The Eras of Good Feelings and Their Inevitable End
Chris Morgan asked… where do we go from here?
Living in the Cold War era, it was commonplace to set aside some time of the day to consider, even actively prepare for, the possibility of being nuked. “God may have willed the destruction of the planet in an atomic Gotterdämmerung,” Willmoore Kendall wrote, “but we are still obligated to use the means at our disposal in order to preserve justice in the situations in which we are involved.” Much of the 1990s was spent laughing at this mentality as sheer hyperventilation. The triumph of liberal democracy over totalitarianism was synonymous with the triumph of sanity over madness. The Cold War was seen less as historical procession and more as a collection of interconnected, morally affirming short stories. The atomic bomb became a mythic symbol, perplexing but coated in a protective shell of GI heroism. The nuclear defense program can be forgotten in a world bending toward competent stewardship.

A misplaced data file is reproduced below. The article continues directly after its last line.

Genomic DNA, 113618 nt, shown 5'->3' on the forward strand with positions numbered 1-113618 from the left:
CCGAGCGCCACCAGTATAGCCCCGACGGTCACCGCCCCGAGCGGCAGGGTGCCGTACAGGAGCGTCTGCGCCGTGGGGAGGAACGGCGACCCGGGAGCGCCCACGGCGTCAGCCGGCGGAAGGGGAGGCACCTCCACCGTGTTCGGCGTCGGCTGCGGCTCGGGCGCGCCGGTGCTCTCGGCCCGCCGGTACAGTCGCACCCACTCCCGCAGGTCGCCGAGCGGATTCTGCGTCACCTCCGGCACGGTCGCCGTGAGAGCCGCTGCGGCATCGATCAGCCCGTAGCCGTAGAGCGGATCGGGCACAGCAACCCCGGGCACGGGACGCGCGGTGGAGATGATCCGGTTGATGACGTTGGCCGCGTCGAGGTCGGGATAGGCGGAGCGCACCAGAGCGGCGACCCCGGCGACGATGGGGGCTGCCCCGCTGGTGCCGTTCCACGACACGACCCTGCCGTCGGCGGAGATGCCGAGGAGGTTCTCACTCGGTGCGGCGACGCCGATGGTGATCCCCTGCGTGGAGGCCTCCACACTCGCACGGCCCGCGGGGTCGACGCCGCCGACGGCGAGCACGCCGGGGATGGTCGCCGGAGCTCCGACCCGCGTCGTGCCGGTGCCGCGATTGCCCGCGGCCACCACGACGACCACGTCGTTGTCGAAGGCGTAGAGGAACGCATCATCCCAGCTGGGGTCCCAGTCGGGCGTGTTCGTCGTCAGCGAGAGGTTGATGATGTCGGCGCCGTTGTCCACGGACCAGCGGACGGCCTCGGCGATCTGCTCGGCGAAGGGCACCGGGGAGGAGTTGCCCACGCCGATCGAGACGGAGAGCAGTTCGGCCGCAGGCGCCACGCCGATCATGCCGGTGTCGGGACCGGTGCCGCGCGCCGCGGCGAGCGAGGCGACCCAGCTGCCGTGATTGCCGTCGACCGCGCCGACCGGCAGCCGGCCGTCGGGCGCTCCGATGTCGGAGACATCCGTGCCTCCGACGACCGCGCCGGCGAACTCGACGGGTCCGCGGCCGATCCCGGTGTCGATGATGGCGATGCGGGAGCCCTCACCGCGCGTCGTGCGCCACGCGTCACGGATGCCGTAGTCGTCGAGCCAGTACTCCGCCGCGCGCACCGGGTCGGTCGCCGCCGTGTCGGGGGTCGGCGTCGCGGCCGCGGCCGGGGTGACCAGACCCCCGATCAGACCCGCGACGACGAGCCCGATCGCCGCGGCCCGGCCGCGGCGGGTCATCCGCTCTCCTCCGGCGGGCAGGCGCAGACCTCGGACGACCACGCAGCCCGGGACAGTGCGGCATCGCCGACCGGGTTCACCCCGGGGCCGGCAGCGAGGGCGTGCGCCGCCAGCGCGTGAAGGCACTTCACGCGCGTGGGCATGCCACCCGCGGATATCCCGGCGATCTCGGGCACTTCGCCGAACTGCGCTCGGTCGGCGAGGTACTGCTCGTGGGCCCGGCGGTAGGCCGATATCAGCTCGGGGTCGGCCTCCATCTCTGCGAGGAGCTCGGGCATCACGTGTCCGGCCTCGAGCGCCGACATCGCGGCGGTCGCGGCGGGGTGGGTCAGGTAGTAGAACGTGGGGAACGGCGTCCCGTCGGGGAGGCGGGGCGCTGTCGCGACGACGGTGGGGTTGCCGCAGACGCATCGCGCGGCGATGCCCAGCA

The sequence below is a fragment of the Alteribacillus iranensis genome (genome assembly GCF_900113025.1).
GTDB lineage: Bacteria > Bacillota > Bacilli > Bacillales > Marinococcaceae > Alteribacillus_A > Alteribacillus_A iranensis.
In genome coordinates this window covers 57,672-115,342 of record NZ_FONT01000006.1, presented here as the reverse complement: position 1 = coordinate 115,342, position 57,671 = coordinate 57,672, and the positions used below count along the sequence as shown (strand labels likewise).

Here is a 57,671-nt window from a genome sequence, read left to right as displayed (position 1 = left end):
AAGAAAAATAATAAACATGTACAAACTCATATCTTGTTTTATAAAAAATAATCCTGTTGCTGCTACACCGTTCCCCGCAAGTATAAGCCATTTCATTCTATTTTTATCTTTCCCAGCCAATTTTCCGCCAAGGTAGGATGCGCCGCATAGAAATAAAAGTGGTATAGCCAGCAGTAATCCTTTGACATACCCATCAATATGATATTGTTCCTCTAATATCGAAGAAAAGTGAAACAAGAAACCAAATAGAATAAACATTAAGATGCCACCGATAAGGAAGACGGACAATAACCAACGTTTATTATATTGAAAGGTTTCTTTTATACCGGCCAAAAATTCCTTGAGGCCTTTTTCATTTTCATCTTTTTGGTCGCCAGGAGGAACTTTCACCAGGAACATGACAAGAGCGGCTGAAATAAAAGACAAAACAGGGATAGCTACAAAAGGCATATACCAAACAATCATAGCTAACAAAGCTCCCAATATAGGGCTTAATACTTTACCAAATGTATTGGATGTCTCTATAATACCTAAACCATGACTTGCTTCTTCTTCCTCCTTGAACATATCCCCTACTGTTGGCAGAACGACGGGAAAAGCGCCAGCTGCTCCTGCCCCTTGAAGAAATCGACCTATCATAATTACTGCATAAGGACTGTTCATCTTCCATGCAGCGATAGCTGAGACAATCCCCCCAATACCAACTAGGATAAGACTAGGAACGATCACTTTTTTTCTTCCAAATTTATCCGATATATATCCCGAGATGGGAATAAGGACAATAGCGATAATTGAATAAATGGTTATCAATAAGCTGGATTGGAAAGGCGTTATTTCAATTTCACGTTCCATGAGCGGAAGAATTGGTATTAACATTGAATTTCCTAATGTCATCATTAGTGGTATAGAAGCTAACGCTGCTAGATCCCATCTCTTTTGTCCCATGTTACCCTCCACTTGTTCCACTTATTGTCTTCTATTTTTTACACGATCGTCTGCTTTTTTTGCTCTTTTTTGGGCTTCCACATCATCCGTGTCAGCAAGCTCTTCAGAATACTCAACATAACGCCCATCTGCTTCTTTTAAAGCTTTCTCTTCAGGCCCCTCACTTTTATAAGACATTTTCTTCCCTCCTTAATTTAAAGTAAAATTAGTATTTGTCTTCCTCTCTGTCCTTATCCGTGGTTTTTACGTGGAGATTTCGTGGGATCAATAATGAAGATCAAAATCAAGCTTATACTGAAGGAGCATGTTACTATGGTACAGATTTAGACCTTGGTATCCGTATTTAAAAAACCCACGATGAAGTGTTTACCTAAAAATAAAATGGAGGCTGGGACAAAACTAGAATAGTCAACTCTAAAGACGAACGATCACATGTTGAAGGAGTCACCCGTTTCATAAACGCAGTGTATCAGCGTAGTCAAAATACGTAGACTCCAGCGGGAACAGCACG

The second Era of Good Feelings was only slightly longer than the first. Competence, it turns out, is very boring, and also not all that competent. The experimental regime under which we currently find ourselves being governed has upended or seems very eager to upend many of the comforts of that bygone time. Among the norms shattered seems to be the pervading security that peaked in the 1990s. This had been on the wane for some time, of course, only now in a way that is rather unavoidable. It is humbling and regrettable to face fears one had long thought behind them, or had only heard of secondhand, but such discomforts call just as much for revisiting how those fears can be better dealt with in the new Era of Precariousness. What better catalyst for change than mortifying discomfort?
I have no grand and comprehensible thoughts on this, but it jarred some boxes off the sheld in my head to pilfer through and I thought I would share.